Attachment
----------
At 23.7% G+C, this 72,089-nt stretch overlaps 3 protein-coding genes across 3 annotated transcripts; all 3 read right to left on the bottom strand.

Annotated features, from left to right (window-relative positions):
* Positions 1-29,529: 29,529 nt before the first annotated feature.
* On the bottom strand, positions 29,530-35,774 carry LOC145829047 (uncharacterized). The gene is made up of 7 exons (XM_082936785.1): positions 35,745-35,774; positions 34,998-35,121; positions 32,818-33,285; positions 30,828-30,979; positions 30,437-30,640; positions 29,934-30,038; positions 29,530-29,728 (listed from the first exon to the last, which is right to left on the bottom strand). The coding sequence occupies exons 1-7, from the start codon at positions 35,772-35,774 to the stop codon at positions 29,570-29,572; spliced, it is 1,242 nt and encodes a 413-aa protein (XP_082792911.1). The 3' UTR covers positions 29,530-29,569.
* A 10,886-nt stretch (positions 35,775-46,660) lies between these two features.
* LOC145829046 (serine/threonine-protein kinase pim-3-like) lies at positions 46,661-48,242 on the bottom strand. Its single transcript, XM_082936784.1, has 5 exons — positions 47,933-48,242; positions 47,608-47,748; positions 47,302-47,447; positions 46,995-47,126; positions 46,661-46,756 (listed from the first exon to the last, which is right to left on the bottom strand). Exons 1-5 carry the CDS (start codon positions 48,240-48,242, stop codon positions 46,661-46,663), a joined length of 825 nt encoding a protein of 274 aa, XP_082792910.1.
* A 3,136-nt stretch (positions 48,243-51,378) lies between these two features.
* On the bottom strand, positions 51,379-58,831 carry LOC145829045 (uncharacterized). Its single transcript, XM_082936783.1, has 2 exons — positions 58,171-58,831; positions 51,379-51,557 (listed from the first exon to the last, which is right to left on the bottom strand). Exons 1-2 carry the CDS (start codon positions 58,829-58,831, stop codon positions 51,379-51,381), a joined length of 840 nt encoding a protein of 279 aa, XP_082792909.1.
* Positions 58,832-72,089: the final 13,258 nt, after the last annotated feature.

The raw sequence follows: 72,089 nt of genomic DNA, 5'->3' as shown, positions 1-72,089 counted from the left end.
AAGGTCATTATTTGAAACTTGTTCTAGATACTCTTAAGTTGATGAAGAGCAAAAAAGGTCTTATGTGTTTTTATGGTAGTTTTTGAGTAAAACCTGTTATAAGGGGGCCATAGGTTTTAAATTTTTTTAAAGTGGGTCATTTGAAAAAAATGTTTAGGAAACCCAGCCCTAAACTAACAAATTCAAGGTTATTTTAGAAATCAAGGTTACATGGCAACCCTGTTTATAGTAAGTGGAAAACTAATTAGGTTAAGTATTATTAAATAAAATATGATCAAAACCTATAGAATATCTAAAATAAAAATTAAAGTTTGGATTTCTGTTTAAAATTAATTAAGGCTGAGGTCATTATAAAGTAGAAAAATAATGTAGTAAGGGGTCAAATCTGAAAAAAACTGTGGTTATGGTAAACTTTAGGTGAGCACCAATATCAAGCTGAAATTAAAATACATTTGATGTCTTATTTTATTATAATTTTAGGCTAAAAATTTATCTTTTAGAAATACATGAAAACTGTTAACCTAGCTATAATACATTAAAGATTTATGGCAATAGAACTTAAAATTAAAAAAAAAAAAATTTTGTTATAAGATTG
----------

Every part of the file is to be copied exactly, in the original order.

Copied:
At 23.7% G+C, this 72,089-nt stretch overlaps 3 protein-coding genes across 3 annotated transcripts; all 3 read right to left on the bottom strand.

Annotated features, from left to right (window-relative positions):
* Positions 1-29,529: 29,529 nt before the first annotated feature.
* On the bottom strand, positions 29,530-35,774 carry LOC145829047 (uncharacterized). The gene is made up of 7 exons (XM_082936785.1): positions 35,745-35,774; positions 34,998-35,121; positions 32,818-33,285; positions 30,828-30,979; positions 30,437-30,640; positions 29,934-30,038; positions 29,530-29,728 (listed from the first exon to the last, which is right to left on the bottom strand). The coding sequence occupies exons 1-7, from the start codon at positions 35,772-35,774 to the stop codon at positions 29,570-29,572; spliced, it is 1,242 nt and encodes a 413-aa protein (XP_082792911.1). The 3' UTR covers positions 29,530-29,569.
* A 10,886-nt stretch (positions 35,775-46,660) lies between these two features.
* LOC145829046 (serine/threonine-protein kinase pim-3-like) lies at positions 46,661-48,242 on the bottom strand. Its single transcript, XM_082936784.1, has 5 exons — positions 47,933-48,242; positions 47,608-47,748; positions 47,302-47,447; positions 46,995-47,126; positions 46,661-46,756 (listed from the first exon to the last, which is right to left on the bottom strand). Exons 1-5 carry the CDS (start codon positions 48,240-48,242, stop codon positions 46,661-46,663), a joined length of 825 nt encoding a protein of 274 aa, XP_082792910.1.
* A 3,136-nt stretch (positions 48,243-51,378) lies between these two features.
* On the bottom strand, positions 51,379-58,831 carry LOC145829045 (uncharacterized). Its single transcript, XM_082936783.1, has 2 exons — positions 58,171-58,831; positions 51,379-51,557 (listed from the first exon to the last, which is right to left on the bottom strand). Exons 1-2 carry the CDS (start codon positions 58,829-58,831, stop codon positions 51,379-51,381), a joined length of 840 nt encoding a protein of 279 aa, XP_082792909.1.
* Positions 58,832-72,089: the final 13,258 nt, after the last annotated feature.

The raw sequence follows: 72,089 nt of genomic DNA, 5'->3' as shown, positions 1-72,089 counted from the left end.
AAGGTCATTATTTGAAACTTGTTCTAGATACTCTTAAGTTGATGAAGAGCAAAAAAGGTCTTATGTGTTTTTATGGTAGTTTTTGAGTAAAACCTGTTATAAGGGGGCCATAGGTTTTAAATTTTTTTAAAGTGGGTCATTTGAAAAAAATGTTTAGGAAACCCAGCCCTAAACTAACAAATTCAAGGTTATTTTAGAAATCAAGGTTACATGGCAACCCTGTTTATAGTAAGTGGAAAACTAATTAGGTTAAGTATTATTAAATAAAATATGATCAAAACCTATAGAATATCTAAAATAAAAATTAAAGTTTGGATTTCTGTTTAAAATTAATTAAGGCTGAGGTCATTATAAAGTAGAAAAATAATGTAGTAAGGGGTCAAATCTGAAAAAAACTGTGGTTATGGTAAACTTTAGGTGAGCACCAATATCAAGCTGAAATTAAAATACATTTGATGTCTTATTTTATTATAATTTTAGGCTAAAAATTTATCTTTTAGAAATACATGAAAACTGTTAACCTAGCTATAATACATTAAAGATTTATGGCAATAGAACTTAAAATTAAAAAAAAAAAAATTTTGTTATAAGATTG